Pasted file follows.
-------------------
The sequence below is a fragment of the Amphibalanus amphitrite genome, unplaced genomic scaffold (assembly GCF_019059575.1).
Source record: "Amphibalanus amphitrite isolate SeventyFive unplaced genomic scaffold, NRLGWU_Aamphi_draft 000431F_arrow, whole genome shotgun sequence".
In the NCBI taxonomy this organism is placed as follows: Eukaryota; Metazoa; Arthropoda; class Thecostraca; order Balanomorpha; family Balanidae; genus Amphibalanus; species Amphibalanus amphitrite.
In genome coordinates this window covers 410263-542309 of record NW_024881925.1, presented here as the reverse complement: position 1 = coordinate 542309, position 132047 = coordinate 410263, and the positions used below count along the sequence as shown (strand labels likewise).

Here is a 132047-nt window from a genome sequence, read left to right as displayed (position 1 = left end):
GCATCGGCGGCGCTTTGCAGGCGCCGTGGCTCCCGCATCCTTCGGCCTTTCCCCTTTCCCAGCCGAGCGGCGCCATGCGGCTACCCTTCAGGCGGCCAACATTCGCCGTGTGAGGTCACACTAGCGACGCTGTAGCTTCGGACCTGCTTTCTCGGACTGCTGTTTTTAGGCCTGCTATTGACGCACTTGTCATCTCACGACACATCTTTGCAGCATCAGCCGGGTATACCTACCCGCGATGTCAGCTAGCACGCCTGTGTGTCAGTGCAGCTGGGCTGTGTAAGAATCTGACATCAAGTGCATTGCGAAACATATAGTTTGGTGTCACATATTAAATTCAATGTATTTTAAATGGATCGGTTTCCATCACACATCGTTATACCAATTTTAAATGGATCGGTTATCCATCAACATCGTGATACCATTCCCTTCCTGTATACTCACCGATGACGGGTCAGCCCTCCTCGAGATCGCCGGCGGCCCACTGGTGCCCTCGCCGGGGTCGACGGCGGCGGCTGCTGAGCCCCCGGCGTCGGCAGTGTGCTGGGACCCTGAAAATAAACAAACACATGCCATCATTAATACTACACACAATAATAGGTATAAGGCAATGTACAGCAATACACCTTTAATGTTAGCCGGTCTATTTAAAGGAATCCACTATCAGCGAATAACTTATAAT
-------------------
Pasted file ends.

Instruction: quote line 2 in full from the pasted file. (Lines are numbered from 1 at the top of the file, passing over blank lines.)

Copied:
Source record: "Amphibalanus amphitrite isolate SeventyFive unplaced genomic scaffold, NRLGWU_Aamphi_draft 000431F_arrow, whole genome shotgun sequence".